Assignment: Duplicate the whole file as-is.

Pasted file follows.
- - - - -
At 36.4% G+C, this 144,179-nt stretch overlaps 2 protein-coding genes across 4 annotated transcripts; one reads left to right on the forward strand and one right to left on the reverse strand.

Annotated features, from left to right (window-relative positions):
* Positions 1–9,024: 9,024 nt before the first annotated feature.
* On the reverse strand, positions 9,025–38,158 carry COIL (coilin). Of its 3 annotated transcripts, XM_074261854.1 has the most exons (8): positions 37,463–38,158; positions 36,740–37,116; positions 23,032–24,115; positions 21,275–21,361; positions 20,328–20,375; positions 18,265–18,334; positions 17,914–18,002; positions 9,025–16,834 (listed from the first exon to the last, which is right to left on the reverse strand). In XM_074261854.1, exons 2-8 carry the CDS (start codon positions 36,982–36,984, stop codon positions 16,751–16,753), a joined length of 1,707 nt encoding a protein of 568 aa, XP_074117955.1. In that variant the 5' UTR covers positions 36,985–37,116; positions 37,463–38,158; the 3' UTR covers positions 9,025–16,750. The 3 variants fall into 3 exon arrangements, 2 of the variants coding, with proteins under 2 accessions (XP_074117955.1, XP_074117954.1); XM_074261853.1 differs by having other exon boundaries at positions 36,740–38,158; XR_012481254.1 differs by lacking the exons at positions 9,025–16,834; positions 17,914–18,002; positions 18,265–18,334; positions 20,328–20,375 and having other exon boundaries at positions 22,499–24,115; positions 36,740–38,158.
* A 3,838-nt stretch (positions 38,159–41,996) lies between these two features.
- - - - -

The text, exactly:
At 36.4% G+C, this 144,179-nt stretch overlaps 2 protein-coding genes across 4 annotated transcripts; one reads left to right on the forward strand and one right to left on the reverse strand.

Annotated features, from left to right (window-relative positions):
* Positions 1–9,024: 9,024 nt before the first annotated feature.
* On the reverse strand, positions 9,025–38,158 carry COIL (coilin). Of its 3 annotated transcripts, XM_074261854.1 has the most exons (8): positions 37,463–38,158; positions 36,740–37,116; positions 23,032–24,115; positions 21,275–21,361; positions 20,328–20,375; positions 18,265–18,334; positions 17,914–18,002; positions 9,025–16,834 (listed from the first exon to the last, which is right to left on the reverse strand). In XM_074261854.1, exons 2-8 carry the CDS (start codon positions 36,982–36,984, stop codon positions 16,751–16,753), a joined length of 1,707 nt encoding a protein of 568 aa, XP_074117955.1. In that variant the 5' UTR covers positions 36,985–37,116; positions 37,463–38,158; the 3' UTR covers positions 9,025–16,750. The 3 variants fall into 3 exon arrangements, 2 of the variants coding, with proteins under 2 accessions (XP_074117955.1, XP_074117954.1); XM_074261853.1 differs by having other exon boundaries at positions 36,740–38,158; XR_012481254.1 differs by lacking the exons at positions 9,025–16,834; positions 17,914–18,002; positions 18,265–18,334; positions 20,328–20,375 and having other exon boundaries at positions 22,499–24,115; positions 36,740–38,158.
* A 3,838-nt stretch (positions 38,159–41,996) lies between these two features.